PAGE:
German occupation

The Widerstandsnest 17 (WN17, ‘resistance nest 17’), or Höhe 61 (height 61) south of Colleville-Montgomery (at the time Colleville-sur-Orne), located 3 km inland, comprised around twenty underground concrete structures, mainly built in 1943, including two large Command Posts (Gefechtsstände) type R608: an artillery CP (1st battalion of the 1716th Art Regiment) and the other infantry, CP of the 736th Grenadier Regiment (GR 736), both equipped with armored bells.

Colonel or Oberst Ludwig Krug, who commanded the 736th Grenadier Regiment and the 642nd Ost Battalion, from his underground headquarters in the heart of the Hillman position.

It was in this place that Colonel Ludwig Krug, leader of GR736, veteran of the Great War and the Eastern Front, and his “command staff” (Führungsstab) settled from February 1944, that is to say, his subordinates permanently present to assist him, including his aide-de-camp (lieutenant Hanke), his orderly (corporal J. Grass), a cartographer (Zeichner, master corporal Hans Sauer), typists ( Schreiber, including Master Corporal Heinz Krome), service men … a dozen men resided permanently in Colonel Krug’s underground bunker before June 6, 1944, in fairly rudimentary conditions.

Around the two PCs, connected by a whole network of trenches: machine gun posts (Tobruk type), shelters and housing, guard posts, ammunition bunkers, a well, a large water tank, and even a kitchen and an imposing gun garage along the road, since 1989 a memorial to the British Suffolk Regiment.

In this bunker, type R605 unfinished on D-Day, resided among others the head of the “staff company” (Stabskompanie), Captain Henry Kuhtz, veteran of the East. The entire WN17 was surrounded by 2 belts of barbed wire and minefields.

Lieutenant Hanke

Capitaine Kuhtz

Dominating the Bay of Seine at an altitude of more than 50 meters, the WN17, named “Hillman” by the British, was poorly equipped and poorly defended, because a PC had above all information, communication, coordination and transmission. He was, among other things, connected by telephone to the PC of the 716th Infantry Division (to which the GR736 belonged), in Caen, and to the PCs of the 3 battalions constituting the regiment, that of “Point 21” (between Ouistreham and Colleville, PC of the 1st Bon), that of Cresserons (2nd Bon) and Tailleville (3rd Bon).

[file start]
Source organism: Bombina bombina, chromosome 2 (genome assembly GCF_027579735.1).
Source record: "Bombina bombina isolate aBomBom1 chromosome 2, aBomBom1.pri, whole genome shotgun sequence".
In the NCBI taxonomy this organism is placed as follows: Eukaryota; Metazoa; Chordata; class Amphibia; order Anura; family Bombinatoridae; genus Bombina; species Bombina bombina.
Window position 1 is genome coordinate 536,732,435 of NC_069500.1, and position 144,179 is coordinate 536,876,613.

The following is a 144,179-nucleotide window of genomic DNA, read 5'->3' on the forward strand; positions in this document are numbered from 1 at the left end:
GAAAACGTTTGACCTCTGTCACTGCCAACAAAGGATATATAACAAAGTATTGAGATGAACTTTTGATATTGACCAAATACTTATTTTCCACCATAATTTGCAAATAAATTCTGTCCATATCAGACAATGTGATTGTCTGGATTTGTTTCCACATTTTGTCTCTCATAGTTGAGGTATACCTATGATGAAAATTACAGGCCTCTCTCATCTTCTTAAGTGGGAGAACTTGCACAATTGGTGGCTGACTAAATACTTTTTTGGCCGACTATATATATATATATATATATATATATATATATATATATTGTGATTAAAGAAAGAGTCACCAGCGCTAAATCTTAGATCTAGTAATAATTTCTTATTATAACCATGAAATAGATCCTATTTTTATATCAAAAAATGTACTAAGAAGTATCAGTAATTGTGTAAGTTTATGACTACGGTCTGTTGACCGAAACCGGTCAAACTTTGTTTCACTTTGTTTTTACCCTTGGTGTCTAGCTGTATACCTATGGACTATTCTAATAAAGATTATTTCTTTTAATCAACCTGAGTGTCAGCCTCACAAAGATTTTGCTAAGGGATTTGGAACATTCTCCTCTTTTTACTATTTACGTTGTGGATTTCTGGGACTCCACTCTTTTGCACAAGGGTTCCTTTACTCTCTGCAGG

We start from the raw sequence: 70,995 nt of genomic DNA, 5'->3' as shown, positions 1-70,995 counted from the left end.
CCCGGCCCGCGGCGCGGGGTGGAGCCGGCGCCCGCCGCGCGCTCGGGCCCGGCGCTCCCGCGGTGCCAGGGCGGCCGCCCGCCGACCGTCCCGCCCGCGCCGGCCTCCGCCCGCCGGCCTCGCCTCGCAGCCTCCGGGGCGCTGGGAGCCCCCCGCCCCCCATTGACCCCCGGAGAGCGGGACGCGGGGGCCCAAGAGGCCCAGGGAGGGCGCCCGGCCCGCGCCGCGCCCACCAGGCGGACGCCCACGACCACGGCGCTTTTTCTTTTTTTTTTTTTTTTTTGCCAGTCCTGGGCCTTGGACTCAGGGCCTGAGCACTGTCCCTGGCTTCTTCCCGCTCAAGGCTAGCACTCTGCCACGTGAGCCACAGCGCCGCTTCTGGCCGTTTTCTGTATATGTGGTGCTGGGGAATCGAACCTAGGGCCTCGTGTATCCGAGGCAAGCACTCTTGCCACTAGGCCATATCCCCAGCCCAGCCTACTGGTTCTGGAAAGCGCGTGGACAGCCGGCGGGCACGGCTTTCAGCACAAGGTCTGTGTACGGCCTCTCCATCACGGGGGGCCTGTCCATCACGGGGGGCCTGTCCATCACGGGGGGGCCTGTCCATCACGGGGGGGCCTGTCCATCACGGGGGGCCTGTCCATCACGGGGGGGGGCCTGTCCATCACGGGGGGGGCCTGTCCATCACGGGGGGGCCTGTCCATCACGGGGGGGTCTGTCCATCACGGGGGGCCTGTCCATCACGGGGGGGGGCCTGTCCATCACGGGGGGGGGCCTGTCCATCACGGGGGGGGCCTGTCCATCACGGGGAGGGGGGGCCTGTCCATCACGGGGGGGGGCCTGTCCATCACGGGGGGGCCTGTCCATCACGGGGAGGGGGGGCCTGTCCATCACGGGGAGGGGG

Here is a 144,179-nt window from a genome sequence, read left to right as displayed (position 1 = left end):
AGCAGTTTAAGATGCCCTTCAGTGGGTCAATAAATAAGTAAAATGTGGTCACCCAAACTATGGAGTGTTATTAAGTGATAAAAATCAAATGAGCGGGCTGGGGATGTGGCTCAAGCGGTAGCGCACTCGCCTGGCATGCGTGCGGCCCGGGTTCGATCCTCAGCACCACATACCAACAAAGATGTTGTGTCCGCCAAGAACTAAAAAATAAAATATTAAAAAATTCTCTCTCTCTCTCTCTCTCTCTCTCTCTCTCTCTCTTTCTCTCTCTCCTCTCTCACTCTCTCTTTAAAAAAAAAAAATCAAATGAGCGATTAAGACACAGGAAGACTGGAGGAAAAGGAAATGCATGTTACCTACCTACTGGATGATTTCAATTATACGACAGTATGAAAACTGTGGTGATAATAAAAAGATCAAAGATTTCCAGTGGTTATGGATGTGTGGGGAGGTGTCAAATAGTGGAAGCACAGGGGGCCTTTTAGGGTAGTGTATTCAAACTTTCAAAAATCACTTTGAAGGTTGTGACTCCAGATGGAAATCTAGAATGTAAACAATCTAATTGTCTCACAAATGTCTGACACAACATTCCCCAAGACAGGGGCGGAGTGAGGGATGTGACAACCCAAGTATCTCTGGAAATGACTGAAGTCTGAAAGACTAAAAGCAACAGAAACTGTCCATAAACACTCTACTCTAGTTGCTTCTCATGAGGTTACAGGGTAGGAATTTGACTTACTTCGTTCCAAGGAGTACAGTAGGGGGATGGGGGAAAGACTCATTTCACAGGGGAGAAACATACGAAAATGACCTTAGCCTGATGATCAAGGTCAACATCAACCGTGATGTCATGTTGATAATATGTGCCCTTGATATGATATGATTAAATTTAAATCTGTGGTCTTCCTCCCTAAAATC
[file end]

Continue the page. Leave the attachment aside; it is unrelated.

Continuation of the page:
Colonel Krug commanded several thousand men, spread over more than 25 km of Normandy coast, from Merville-Franceville (in the east) to Asnelles (in the west): exactly where the Anglo forces will land on D-Day -Canadian women on Gold, Juno and Sword Beach!

The exact number of soldiers present at Hillman before June 6, 44 is unknown, there must have been a maximum of around a hundred men there, ranging from members of the artillery and infantry staff (like Hans Sauer or H. Krome) to soldiers assigned to the defense of the site, such as Chief Warrant Officer W. Lich, a veteran of the East, who destroyed an English tank during the D-Day fighting. There was also a cook, the colonel’s driver, liaison officers (Melder) etc. But on D-Day, after the morning coastal fighting on Sword Beach, dozens of survivors retreated to Hillman, greatly increasing the garrison. During the afternoon battles against the English infantrymen of Suffolk and the tanks of the Hussars, despite strong resistance in the eastern part of Hillman, the Germans were forced to gradually withdraw, and by evening those who did not had not been killed or captured retreated into the colonel’s regimental headquarters, in all around 70 soldiers, exhausted, in a bunker designed for around fifteen men! It was the same in the artillery CP.

Hans Sauer

Hans Krome

Without a clear vision of the situation, without water, food or ammunition, abandoned by his superiors, Colonel Krug resigned himself to laying down his arms on the morning of June 7, sparing the lives of dozens of his men, many of whom, at the image of soldiers of the 716th Div. of Infantry, were between 30 and 40 years old, already fathers of families, reluctant to die for Hitler. The Battle for Hillman ultimately ended “humanely”, but cost the lives of several German soldiers, including Second Lieutenant K. Schoenemeier, who fell at the ‘east’ guard post.

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